Let’s build peace, not prisons

Restorative justice recognizes the personal and emotional impact of misconduct and aims to restore these relationships.

In response to Harper’s Crime Bill, I would say that spending more of the taxpayers money to be able to incarcerate more people is part of the problem, instead of a solution. The movie “Escape from L.A.” comes to mind, somehow seeming prophetic (not just the part about riding in on a tsunami, if you remember it).

Here is a positive solution. Invest in the restorative justice process and put less funding into the current justice and punishment model.

What is restorative justice?

Although it may sound new, it has been around for as long as people have been living together in small communities. First Nation peoples have been using this style of problem solving since prehistory.

The modern version of restorative justice itself was developed by aboriginal New Zealanders as a way of solving problems, based on the idea that crime is the disruption of relationships between people, not an offense against the state.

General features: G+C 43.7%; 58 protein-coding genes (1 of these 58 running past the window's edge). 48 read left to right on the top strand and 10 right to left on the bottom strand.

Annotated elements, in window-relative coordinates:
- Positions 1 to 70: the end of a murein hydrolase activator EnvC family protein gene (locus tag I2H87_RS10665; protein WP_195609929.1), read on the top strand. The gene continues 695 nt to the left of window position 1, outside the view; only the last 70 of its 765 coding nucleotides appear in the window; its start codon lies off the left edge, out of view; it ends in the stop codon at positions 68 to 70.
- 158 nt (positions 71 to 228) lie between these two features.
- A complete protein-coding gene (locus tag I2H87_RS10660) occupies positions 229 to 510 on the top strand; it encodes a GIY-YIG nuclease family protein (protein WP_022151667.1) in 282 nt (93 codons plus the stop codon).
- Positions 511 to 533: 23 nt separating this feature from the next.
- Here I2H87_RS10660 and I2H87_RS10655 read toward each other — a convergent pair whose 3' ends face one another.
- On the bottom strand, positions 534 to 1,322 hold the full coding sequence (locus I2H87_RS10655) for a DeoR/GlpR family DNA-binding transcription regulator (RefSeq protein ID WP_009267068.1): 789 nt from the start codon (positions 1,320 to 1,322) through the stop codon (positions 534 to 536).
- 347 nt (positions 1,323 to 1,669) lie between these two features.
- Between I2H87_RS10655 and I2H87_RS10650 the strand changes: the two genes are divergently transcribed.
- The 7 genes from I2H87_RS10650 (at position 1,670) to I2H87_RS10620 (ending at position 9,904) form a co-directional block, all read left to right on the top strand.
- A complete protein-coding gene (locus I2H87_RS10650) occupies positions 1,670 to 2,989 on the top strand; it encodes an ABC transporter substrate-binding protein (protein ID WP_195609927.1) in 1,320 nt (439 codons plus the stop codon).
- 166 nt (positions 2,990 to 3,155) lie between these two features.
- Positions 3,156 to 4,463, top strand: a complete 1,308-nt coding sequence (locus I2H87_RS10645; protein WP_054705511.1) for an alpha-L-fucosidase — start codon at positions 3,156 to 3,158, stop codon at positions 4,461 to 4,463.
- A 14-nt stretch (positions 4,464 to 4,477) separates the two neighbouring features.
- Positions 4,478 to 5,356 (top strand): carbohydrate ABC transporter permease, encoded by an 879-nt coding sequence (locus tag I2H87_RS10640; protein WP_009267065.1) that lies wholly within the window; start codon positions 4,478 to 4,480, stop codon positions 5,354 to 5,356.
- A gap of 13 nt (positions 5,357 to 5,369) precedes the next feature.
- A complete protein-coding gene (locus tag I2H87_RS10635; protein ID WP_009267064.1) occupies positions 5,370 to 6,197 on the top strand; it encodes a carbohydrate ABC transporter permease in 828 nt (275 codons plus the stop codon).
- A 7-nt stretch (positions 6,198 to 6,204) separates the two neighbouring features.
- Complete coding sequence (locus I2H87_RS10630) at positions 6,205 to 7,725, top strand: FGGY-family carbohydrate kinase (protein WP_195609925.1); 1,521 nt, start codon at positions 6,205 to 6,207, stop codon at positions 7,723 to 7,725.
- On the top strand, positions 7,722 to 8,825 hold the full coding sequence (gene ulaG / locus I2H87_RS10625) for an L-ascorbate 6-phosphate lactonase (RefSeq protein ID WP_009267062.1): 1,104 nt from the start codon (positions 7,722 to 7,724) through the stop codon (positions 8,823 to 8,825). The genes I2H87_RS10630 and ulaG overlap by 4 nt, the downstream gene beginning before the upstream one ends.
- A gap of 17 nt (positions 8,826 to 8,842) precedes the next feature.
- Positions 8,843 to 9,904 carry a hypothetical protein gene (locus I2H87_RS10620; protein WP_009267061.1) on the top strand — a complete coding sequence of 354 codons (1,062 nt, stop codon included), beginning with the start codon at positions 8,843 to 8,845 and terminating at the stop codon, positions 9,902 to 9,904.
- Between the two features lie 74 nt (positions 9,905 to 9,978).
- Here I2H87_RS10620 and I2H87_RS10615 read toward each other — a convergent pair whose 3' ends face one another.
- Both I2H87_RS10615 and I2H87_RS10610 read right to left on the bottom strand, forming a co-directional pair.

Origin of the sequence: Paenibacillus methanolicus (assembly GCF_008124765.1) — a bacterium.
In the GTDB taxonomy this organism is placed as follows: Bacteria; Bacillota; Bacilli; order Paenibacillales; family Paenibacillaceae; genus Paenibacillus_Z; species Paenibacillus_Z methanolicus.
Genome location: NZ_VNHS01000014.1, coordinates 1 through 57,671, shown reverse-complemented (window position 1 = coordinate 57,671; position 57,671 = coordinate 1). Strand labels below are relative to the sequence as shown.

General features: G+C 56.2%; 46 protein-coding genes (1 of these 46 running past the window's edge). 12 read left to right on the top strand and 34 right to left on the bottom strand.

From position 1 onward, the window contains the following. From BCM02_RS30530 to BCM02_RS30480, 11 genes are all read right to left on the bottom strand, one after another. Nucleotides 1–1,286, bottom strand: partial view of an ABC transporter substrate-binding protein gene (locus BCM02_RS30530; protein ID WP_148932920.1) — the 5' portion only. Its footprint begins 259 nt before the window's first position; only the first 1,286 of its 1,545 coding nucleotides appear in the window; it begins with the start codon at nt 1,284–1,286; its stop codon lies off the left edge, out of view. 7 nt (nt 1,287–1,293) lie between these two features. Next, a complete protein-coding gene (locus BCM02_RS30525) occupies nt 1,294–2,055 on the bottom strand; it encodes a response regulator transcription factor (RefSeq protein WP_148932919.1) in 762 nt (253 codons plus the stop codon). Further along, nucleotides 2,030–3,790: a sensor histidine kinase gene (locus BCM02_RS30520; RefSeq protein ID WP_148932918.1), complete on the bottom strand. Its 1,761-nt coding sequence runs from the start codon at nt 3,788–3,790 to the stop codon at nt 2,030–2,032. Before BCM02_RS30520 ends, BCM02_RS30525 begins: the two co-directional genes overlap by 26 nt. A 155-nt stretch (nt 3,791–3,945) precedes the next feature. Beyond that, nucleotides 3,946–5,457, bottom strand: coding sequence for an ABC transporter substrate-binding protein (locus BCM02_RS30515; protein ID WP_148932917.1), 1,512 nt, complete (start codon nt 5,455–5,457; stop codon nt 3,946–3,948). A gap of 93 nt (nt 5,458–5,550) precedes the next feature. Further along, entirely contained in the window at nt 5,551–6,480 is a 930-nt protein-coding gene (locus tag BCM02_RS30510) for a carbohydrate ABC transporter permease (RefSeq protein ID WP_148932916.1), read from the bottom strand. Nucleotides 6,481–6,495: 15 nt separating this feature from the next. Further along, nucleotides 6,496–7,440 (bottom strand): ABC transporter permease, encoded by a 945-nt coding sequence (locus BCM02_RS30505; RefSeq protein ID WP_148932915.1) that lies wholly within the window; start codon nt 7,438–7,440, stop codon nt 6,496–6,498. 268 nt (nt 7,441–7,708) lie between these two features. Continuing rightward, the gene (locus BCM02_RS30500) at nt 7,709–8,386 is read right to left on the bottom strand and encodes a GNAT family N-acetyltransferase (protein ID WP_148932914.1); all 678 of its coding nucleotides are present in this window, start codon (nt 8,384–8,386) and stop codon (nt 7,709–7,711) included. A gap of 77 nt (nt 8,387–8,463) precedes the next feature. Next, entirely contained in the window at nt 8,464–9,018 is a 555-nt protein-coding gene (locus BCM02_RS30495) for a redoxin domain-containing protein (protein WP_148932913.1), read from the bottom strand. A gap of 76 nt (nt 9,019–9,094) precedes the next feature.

Restorative justice recognizes the personal and emotional impact of misconduct and aims to restore these relationships and the foundation of trust they are based on.

People are seen as dynamic and capable of change, and not to be alienated and given labels like “victim” or “criminal.”

The aim of this form of alternative justice is not to punish the offender, but to help them become accountable for and to understand the consequences of their actions, allowing them to repair the damage they have done. The underlying principle is respect for all involved.

The focus is on addressing the harm that was done, and also addressing its causes, in the process of healing and reparation within a community setting. It is based on concepts of needs and responsibilities, healing, opportunities for treatment, transformation of shame, support, and integration. The justice system is based on violation of laws, punishment, blame, guilt, and people getting what they deserve according to the judge.

In an ideal world, which is where we are moving, this is the model to embrace. What Harper is proposing is moving back toward the dark ages.

 

 

Janet Royko

Nakusp, B.C.

 

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